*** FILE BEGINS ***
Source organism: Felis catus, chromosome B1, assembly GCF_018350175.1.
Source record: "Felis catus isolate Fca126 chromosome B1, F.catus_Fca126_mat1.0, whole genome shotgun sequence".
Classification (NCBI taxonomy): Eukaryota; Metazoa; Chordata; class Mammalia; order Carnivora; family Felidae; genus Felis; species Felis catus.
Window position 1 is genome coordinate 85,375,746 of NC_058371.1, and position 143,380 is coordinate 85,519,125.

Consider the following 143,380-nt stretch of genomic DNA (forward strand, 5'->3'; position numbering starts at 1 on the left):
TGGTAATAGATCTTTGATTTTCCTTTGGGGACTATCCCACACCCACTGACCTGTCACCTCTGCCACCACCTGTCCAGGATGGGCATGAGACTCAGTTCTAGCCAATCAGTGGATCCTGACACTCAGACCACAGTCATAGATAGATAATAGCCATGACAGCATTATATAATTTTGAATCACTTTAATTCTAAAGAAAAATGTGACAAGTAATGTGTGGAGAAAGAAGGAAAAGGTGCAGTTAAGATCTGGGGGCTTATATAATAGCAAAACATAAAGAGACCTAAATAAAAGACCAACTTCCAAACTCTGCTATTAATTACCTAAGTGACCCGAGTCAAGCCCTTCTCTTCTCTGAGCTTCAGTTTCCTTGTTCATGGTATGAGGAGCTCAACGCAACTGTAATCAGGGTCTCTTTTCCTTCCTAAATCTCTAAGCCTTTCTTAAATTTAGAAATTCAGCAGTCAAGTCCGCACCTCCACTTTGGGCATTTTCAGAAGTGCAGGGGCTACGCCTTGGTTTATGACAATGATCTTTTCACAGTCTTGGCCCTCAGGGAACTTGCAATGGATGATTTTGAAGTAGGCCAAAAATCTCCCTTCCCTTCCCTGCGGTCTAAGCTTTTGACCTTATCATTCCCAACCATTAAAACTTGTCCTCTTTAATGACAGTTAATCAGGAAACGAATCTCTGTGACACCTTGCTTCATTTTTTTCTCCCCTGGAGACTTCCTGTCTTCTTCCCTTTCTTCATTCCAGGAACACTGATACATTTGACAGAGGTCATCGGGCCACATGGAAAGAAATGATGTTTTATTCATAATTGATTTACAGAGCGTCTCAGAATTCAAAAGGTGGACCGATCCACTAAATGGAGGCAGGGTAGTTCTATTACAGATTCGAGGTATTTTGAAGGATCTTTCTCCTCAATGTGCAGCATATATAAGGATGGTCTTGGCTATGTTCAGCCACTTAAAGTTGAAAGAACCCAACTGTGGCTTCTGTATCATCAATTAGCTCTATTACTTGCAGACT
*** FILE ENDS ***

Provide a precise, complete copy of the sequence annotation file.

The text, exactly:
Source organism: Felis catus, chromosome B1, assembly GCF_018350175.1.
Source record: "Felis catus isolate Fca126 chromosome B1, F.catus_Fca126_mat1.0, whole genome shotgun sequence".
Classification (NCBI taxonomy): Eukaryota; Metazoa; Chordata; class Mammalia; order Carnivora; family Felidae; genus Felis; species Felis catus.
Window position 1 is genome coordinate 85,375,746 of NC_058371.1, and position 143,380 is coordinate 85,519,125.

Consider the following 143,380-nt stretch of genomic DNA (forward strand, 5'->3'; position numbering starts at 1 on the left):
TGGTAATAGATCTTTGATTTTCCTTTGGGGACTATCCCACACCCACTGACCTGTCACCTCTGCCACCACCTGTCCAGGATGGGCATGAGACTCAGTTCTAGCCAATCAGTGGATCCTGACACTCAGACCACAGTCATAGATAGATAATAGCCATGACAGCATTATATAATTTTGAATCACTTTAATTCTAAAGAAAAATGTGACAAGTAATGTGTGGAGAAAGAAGGAAAAGGTGCAGTTAAGATCTGGGGGCTTATATAATAGCAAAACATAAAGAGACCTAAATAAAAGACCAACTTCCAAACTCTGCTATTAATTACCTAAGTGACCCGAGTCAAGCCCTTCTCTTCTCTGAGCTTCAGTTTCCTTGTTCATGGTATGAGGAGCTCAACGCAACTGTAATCAGGGTCTCTTTTCCTTCCTAAATCTCTAAGCCTTTCTTAAATTTAGAAATTCAGCAGTCAAGTCCGCACCTCCACTTTGGGCATTTTCAGAAGTGCAGGGGCTACGCCTTGGTTTATGACAATGATCTTTTCACAGTCTTGGCCCTCAGGGAACTTGCAATGGATGATTTTGAAGTAGGCCAAAAATCTCCCTTCCCTTCCCTGCGGTCTAAGCTTTTGACCTTATCATTCCCAACCATTAAAACTTGTCCTCTTTAATGACAGTTAATCAGGAAACGAATCTCTGTGACACCTTGCTTCATTTTTTTCTCCCCTGGAGACTTCCTGTCTTCTTCCCTTTCTTCATTCCAGGAACACTGATACATTTGACAGAGGTCATCGGGCCACATGGAAAGAAATGATGTTTTATTCATAATTGATTTACAGAGCGTCTCAGAATTCAAAAGGTGGACCGATCCACTAAATGGAGGCAGGGTAGTTCTATTACAGATTCGAGGTATTTTGAAGGATCTTTCTCCTCAATGTGCAGCATATATAAGGATGGTCTTGGCTATGTTCAGCCACTTAAAGTTGAAAGAACCCAACTGTGGCTTCTGTATCATCAATTAGCTCTATTACTTGCAGACT